1 – This ‘turn to Paul/Romans’ includes: Giorgio Agamben, The Time That Remains. A Commentary on the Letter to the Romans, (Stanford: Stanford University Press, 2005); Alain Badiou, Saint Paul. The Foundation of Universalism, trans. Ray Brassier (Stanford: Stanford University Press, 2003); Ward Blanton, A Materialism for the Masses. Saint Paul and the Philosophy of Undying Life (New York: Columbia University Press, 2014); Daniel Boyarin, A Radical Jew. Paul and the Politics of Identity (Berkeley: University of California Press, 1994); Theodore W. Jennings, Jr, Reading Derrida/Thinking Paul. On Justice. (Stanford: Stanford University Press, 2006); Jacob Taubes, The Political Theology of Paul, ed. Aleida Assmann & Jan Assmann with Horst Folkers, Wolf-Daniel Hartwich & Christoph Schulte (Stanford: Stanford University Press, 2004); Slavoj Zizek, The Fragile Absolute – or, why is the Christian legacy worth fighting for? (London/ New York: Verso, 2000), Slavoj Zizek, The Puppet and the Dwarf: The perverse core of Christianity, (Cambridge, Mass.: The MIT Press, 2003). It is noted that the re-turn to Paul extends beyond Romans and that this re-turn has become an ever-expanding sub-field in both Continental thought and political theology. For an interesting overview, see Matthew Bullamore, ‘The Political Resurrection of Saint Paul’ TELOS 134, Spring 2006: 173-182.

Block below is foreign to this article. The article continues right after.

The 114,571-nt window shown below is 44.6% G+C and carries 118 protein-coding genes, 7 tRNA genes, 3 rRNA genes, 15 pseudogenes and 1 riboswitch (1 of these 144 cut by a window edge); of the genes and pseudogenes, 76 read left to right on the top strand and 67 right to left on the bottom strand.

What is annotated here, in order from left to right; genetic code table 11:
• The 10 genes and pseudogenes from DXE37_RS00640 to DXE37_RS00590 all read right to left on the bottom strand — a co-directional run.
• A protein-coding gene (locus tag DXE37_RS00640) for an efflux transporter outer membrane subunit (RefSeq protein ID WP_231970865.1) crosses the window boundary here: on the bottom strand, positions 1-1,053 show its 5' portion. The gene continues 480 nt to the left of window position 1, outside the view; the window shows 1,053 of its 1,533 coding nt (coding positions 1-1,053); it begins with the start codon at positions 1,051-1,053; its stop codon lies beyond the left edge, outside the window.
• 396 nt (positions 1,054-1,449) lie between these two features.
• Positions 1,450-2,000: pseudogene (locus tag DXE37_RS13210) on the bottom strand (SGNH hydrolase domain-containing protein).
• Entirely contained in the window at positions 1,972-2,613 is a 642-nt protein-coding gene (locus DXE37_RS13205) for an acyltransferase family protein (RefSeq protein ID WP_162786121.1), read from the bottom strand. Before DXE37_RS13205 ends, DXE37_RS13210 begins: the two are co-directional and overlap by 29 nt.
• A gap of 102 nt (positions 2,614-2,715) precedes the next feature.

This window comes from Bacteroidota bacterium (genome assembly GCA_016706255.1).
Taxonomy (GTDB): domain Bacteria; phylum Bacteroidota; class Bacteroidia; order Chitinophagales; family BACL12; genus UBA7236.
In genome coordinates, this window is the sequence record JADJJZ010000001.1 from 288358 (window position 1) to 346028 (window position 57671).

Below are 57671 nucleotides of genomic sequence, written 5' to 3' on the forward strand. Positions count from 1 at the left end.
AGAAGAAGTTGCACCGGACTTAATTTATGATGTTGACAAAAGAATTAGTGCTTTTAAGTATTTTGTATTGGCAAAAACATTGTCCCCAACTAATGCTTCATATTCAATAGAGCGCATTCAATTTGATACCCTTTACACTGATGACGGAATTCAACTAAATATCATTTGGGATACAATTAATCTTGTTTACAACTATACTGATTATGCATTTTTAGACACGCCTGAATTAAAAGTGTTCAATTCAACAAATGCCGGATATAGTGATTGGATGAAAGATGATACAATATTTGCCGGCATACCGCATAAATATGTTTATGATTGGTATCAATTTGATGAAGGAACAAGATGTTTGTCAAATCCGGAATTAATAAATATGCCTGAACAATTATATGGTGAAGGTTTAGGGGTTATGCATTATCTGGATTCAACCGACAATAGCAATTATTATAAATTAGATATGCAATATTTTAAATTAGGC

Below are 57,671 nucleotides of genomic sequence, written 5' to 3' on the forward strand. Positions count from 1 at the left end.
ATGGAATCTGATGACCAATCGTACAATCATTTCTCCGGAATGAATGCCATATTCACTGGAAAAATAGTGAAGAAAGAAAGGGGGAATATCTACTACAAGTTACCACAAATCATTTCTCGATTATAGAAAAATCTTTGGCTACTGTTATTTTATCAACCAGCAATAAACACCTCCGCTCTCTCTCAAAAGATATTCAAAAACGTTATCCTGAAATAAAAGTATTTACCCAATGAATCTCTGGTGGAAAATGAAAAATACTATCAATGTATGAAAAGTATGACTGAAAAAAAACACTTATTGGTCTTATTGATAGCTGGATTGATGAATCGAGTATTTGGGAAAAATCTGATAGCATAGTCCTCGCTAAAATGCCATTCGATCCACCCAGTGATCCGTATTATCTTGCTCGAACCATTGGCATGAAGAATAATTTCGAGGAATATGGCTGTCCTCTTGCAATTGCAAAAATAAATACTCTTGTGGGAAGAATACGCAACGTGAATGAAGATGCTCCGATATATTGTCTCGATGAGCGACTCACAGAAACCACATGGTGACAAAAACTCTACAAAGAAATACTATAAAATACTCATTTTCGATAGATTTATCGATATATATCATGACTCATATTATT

2 – That is, this article is considering ‘what if’ we consider Paul and Paul’s letters through the lens of Baudrillian hyperreality. As such it offers an alternative way of thinking, not a definitive statement of truth. It proceeds in the full awareness that to consider Paul, religion, the Bible, Christianity or theology as ‘hyperreal all the way down’ may be understood by many as stating that these are ‘false’. Yet, as I discuss in the essay, to term the hyperreality and simulation of the religious and/or theological as ‘false’ is to misunderstand what occurs. As a radical, secular theologian, from my position theology is a wholly human action and critique that responds to the originary hyperreal noun of ‘God’. Therefore, from the outset, theology is a hyperreal activity because what it deals with is hyperreal: the resignification of thought, action and existence. What is important is therefore what we do this resignification in the name of – and why?